I’m giving up using my computer to track everything for me. If I were in a computer-intensive major where it was feasible for me to have my computer in every single class (or if I had an iPhone) I could track everything that way. However, this doesn’t work in music classes. There’s no point in having my computer out (try writing lines of music down in a text editor) so I forget to put assignments into the system. I’ve decided the most reliable way to keep track of my assignments is good ol’ paper and pen. I have purchased a Moleskine planner, which was cheaper in Europe even considering the horrible exchange rate between the dollar and the euro right now, and will write both my homework assignments and my work schedule in the calendar. Opposite the calendar every week is a sheet of lined paper. I will use this in a light implementation of GTD, to track my Next Actions. Every Sunday night I will go through and see what assignments need my attention that week, and write out a new list.
I spent a lot of time considering what the best way will be to keep track of my grades in each class. Different teachers weight their assignments and exams differently, so I debated using a dedicated app to do this math for me. What I don’t like about these apps is that they would require me to enter all the information for each assignment into the computer, when I just said I wasn’t going to do that. What I really want is a simple way for a system to look at my grades so far and tell me what my overall class grade looks like. I decided that because I’m a math teacher, I can figure out the equations for myself, and if I can do that, I can put them in a spreadsheet. This method will probably require more effort at the beginning of the semester to set up, but hopefully will not require much maintenance as the semester continues. And, of course, it provides a geek with a spreadsheet to toy with, which is probably the only true advantage.
What about those tasks that you have to get done, but don’t actually qualify as homework? Remember the Milk. No, I didn’t forget anything. Remember the Milk is a web application that I have written about previously. I am using it to track all to-do tasks right now, and once school starts, I will use it to track all tasks that aren’t homework. I don’t have space for a full description of my RTM use, so I will save that for a later post. For more information right now on using RTM as a student, see Kelly Sutton’s post on the topic, over at HackCollege.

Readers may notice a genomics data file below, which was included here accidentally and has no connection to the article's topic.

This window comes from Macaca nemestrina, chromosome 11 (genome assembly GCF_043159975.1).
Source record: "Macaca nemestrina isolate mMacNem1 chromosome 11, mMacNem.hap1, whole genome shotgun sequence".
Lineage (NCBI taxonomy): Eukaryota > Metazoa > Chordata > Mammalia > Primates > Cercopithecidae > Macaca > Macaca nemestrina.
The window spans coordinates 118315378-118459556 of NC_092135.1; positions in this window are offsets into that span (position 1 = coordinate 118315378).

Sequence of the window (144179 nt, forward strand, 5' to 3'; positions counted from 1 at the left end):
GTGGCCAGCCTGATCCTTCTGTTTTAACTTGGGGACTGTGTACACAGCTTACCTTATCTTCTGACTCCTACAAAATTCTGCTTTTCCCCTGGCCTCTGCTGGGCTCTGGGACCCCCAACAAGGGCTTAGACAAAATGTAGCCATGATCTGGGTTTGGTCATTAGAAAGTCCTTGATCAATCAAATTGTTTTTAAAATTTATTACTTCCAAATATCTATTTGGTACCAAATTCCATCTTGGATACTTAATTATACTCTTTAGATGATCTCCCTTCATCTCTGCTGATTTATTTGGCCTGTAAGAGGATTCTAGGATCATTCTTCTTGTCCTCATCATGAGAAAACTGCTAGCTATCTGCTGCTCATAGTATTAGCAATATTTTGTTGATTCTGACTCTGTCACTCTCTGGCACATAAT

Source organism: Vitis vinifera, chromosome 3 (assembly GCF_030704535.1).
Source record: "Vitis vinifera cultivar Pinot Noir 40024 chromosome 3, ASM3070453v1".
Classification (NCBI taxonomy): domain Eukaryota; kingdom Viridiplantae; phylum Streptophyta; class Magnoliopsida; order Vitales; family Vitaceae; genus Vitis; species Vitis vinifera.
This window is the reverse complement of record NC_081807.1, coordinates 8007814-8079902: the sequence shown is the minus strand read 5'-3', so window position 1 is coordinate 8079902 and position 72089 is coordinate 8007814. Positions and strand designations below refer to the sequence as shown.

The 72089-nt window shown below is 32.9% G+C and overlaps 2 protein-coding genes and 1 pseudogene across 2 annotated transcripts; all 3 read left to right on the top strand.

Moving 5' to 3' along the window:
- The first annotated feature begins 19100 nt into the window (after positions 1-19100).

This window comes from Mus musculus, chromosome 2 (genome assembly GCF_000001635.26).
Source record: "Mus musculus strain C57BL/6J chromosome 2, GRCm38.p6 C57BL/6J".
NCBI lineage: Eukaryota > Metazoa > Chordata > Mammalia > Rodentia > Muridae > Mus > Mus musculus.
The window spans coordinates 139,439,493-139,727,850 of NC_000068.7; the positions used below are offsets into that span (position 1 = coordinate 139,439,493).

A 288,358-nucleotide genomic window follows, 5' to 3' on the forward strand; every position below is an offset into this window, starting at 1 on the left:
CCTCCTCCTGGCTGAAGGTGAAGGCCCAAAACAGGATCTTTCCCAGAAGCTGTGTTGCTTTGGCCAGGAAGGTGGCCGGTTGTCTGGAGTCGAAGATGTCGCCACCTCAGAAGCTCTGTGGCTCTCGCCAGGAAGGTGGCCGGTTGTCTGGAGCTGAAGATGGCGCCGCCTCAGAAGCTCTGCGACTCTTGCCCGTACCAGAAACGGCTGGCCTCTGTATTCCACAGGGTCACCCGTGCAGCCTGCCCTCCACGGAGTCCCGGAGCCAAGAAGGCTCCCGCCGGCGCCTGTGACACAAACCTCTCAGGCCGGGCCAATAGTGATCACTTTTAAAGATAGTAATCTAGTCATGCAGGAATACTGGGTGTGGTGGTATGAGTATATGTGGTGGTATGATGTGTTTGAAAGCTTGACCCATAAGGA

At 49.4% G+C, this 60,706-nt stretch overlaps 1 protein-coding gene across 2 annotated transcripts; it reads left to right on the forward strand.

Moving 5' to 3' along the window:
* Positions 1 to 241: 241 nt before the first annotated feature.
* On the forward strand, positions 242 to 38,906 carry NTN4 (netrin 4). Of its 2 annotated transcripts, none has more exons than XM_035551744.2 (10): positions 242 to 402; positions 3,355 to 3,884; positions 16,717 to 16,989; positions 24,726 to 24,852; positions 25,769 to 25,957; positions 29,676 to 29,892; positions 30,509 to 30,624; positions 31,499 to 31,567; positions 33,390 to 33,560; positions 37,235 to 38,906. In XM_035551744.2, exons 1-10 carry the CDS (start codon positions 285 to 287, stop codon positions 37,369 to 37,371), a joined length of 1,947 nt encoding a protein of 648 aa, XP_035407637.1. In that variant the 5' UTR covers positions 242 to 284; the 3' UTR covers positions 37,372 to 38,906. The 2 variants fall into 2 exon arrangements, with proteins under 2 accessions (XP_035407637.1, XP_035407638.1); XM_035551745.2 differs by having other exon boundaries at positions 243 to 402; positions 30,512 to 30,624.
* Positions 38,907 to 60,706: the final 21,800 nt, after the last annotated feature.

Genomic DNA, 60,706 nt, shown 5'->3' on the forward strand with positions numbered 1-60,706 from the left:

4. I will make good use of my Tuesday and Thursday mornings.
Why Tuesdays and Thursdays? I don’t start class til almost noon on those days, but I start at 9 the other three days. I am going to wake up around the same time as I do other days, and I’m going to get out of bed. I’ll go to a coffee shop, or on-campus, or just to the kitchen, and work on homework or something. I plan to get my body used to waking up at the same time each morning, and I’m hoping this will help to reduce my constant use of energy drinks. (They’re expensive, otherwise I wouldn’t care.) This is going to be hard. I love to sleep.
5. I will keep my desk clean.
I can’t work at my desk if I can’t find anything. Right now, my desk is a disaster. I don’t really know how I’m going to fix that before school starts, since I won’t return from Europe until 36 hours before my first class, but I am going to clean it sometime that week. I will find some place to put things, and I will actually throw things away that I don’t need anymore. Fortunately, I did start this process before I left for Germany, so it’s not as bad as it could be. I’m going to scan all the random papers floating around that I need to keep, which brings me to my next point.
6. I will back up my files.
This resolution takes three forms. First, I will scan important paper things that I need to keep. Secondly, I will back up my entire system at least once a day. Macs make this really easy. I also have a select few documents that are backed up online in one way or another, just in case. Finally, I will email homework assignments to myself and put them on my iPod (my version of a thumb drive), in case something happens to the hard copy.
Early next week (like Monday) I plan to have Part 2 published, so stay tuned!
Update: Part 2 is posted. Click here to view.